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Chapter 7 Lesson 2 The Water CyclePages
1. Water moves from Earth’s surface into the atmosphere.
2. Water changes state as it moves.
3. Water in the gas state is called water vapor.
4. The process during which a liquid slowly changes to a gas is called evaporation. Heat from the Sun causes ocean water to evaporate.
5. The process during which a gas changes to a liquid is called condensation. When the air cools, water vapor condenses on objects; for example, dew forms on grass.
6. Earth’s water is constantly changing state by moving through the water cycle.
7. When water vapor rises, it cools and condenses; this forms clouds.
8. When water evaporates from the leaves of plants, it is called transpiration.
9. Rain, snow, sleet, and hail are different forms of precipitation.
Rain, precipitation in a liquid form, is the most common type of precipitation. When precipitation freezes, or changes from a liquid to a solid, different types of precipitation is formed.
**13. When bits of ice crystals form in clouds, the may fall to the ground as snow.
Sleet is formed when water droplets fall from clouds as rain but freeze on the way to the Earth’s surface.
**14. Hailstones form inside the tall clouds of a thunderstorm and are usually the size of peas.
There are many different kinds of clouds, but scientists classify clouds into three main types: cumulus, stratus, and cirrus.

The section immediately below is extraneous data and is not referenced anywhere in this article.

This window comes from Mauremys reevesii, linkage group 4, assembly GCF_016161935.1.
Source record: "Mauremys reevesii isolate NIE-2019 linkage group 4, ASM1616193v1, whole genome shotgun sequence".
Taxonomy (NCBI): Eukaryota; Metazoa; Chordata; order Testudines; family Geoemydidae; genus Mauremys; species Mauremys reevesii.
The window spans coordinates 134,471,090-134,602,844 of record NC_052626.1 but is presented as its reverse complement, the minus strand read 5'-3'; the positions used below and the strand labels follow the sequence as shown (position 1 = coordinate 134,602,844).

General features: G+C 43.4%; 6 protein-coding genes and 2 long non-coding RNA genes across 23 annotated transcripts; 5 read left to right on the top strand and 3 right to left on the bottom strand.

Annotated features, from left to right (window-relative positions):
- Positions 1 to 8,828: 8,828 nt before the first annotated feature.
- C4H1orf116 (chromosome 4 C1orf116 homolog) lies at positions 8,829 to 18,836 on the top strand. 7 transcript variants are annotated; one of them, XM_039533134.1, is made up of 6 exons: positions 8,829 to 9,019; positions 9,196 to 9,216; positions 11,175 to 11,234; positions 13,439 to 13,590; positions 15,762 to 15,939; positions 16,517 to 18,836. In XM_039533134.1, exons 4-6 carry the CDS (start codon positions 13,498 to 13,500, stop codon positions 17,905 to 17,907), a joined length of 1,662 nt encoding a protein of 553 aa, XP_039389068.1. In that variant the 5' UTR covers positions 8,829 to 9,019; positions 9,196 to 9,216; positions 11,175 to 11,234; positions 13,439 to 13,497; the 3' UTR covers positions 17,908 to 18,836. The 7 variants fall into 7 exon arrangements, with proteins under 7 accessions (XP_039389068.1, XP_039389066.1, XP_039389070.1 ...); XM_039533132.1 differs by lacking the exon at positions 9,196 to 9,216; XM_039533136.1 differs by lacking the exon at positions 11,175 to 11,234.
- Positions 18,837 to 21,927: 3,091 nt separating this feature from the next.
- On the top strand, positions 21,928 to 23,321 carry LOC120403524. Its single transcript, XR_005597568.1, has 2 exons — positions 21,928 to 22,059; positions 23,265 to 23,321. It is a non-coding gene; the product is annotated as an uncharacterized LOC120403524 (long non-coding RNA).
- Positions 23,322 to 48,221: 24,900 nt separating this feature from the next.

10. Low, layered clouds are called stratus clouds.
11. White, puffy cumulus clouds can become thick and dark cumulonimbus clouds that produce precipitation..
12. Thin, wispy clouds high in the sky are called cirrus clouds.
15. An example in my house of water changing form is when someone takes a hot shower and the water vapor forms as steam and then drips on the mirror.
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Bell work How do you think clouds are created? We are doing a mini lab today…be good or I WILL send you OUT!
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Bobbling along in the sky, hot air balloons look like a fun way to spend a day. Before the invention of satellites or airplanes though, hot air balloons.
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